The investigation of associations between the anthropometric measures and seropositivity after a seven-year period showed results comparable to the cross-sectional approach: while again no clear associations were found in men, the same anthropometric measures were significantly associated with the prospective occurrence of VZV seropositivity in women (odds ratios in the range of 1.55 (CI: 1.09–2.19) to 1.78 (CI: 1.26–2.52) per standard deviation) (Table 4). Despite larger confidence intervals due to a smaller cohort including 208 female subjects, all of the appropriate P-values were stronger in the longitudinal approach, concomitant with increasing evidence against unmeasured confounding (E-values between 2.46 and 2.96). A similar effect could be observed in the case of HHV 6, where the P-values in women decreased for all obesity indices (except WHR) below the 10% threshold indicating a trend toward significance.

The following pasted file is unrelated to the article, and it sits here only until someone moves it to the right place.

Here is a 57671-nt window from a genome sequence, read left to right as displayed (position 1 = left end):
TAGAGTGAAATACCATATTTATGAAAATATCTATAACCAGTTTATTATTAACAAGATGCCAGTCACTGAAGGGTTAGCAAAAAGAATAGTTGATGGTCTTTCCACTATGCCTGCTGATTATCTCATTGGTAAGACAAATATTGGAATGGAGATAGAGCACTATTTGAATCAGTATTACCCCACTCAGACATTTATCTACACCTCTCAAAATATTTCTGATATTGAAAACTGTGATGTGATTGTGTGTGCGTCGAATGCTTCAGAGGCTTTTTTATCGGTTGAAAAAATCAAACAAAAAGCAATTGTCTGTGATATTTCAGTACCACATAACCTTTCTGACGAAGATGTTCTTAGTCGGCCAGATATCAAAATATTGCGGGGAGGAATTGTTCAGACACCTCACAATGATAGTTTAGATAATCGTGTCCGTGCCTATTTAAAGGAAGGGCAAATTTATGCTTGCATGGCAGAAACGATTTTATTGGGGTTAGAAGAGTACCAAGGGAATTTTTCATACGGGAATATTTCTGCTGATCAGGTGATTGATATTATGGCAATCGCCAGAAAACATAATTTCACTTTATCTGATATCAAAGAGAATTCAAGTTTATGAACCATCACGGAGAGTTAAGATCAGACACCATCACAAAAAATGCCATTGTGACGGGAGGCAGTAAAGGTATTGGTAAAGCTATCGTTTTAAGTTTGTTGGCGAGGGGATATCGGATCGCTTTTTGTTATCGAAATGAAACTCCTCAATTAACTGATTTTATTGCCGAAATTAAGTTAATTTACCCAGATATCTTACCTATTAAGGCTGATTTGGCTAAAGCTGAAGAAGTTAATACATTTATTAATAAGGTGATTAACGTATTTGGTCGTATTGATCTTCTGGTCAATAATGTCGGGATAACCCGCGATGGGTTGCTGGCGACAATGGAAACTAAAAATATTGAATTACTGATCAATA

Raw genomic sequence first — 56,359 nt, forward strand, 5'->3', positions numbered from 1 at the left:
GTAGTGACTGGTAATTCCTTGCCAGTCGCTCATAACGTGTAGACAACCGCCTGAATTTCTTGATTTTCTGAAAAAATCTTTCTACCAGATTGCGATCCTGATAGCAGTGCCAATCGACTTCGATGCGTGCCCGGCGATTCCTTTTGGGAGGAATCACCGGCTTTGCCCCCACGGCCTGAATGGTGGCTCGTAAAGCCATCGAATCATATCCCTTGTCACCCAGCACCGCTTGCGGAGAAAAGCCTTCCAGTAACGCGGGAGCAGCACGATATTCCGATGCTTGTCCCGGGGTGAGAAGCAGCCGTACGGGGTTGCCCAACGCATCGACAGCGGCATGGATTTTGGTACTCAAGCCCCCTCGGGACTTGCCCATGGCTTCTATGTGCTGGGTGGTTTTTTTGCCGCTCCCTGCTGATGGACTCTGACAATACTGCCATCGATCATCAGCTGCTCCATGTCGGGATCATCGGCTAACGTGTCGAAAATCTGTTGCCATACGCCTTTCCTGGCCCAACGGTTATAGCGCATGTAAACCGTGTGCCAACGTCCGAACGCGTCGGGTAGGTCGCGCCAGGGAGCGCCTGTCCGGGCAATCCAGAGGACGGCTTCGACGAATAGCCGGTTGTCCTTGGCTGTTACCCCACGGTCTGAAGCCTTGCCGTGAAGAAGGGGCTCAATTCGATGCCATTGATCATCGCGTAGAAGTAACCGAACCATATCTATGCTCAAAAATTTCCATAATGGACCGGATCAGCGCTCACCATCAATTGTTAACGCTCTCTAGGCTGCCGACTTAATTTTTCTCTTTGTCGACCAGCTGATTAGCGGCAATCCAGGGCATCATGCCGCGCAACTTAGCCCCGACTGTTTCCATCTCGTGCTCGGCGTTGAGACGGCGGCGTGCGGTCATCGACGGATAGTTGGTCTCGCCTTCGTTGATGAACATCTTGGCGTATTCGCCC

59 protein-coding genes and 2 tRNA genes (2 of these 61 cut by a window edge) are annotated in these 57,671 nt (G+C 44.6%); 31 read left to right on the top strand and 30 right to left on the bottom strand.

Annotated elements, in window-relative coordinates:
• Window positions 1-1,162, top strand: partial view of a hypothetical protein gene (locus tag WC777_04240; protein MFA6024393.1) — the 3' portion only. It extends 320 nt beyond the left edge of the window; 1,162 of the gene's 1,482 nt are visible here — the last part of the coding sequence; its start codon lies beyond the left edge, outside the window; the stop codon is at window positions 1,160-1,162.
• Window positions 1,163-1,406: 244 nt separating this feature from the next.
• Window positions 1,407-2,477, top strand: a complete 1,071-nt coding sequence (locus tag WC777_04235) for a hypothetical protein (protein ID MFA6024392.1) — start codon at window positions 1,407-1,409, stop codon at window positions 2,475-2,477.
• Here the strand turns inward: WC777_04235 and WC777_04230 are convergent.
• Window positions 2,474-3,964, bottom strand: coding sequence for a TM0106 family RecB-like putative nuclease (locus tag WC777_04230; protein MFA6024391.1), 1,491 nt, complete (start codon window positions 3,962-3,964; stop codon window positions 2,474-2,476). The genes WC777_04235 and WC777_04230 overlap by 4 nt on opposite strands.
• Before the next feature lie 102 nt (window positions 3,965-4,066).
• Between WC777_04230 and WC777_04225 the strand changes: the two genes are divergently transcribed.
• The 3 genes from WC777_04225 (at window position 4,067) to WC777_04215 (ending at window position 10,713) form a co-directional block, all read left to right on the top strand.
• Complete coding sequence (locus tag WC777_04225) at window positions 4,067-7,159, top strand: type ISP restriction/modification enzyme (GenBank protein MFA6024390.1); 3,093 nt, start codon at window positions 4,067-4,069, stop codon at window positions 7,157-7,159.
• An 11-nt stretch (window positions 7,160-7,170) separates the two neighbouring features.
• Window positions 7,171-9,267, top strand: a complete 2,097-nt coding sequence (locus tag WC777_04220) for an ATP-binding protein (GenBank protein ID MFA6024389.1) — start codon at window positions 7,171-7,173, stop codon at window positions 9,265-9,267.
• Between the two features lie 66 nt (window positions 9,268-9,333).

Using restricted cubic splines with 3 knots (regarding the AIC as well as sample size and uncertainty of the estimates), U-shaped associations were observed between WHR in men as well as WC in women and the occurrence of CMV-seropositivity (Fig 5). Contrary to the cross-sectional approach, none of the anthropometric measures was modified by age.
Estimates and 95% confidence bands with the lowest odds as reference points. Multivariable binary logistic models were adjusted for age, years of education, rooted alcohol consumption, physical activity, smoking and drinking status. Note: P-values refer to overall associations.
Overall, due to only sporadically significant results, no clear evidence for an association between anthropometric measures and longitudinal seropositivity of HP, CMV and HHV 6 in both sexes.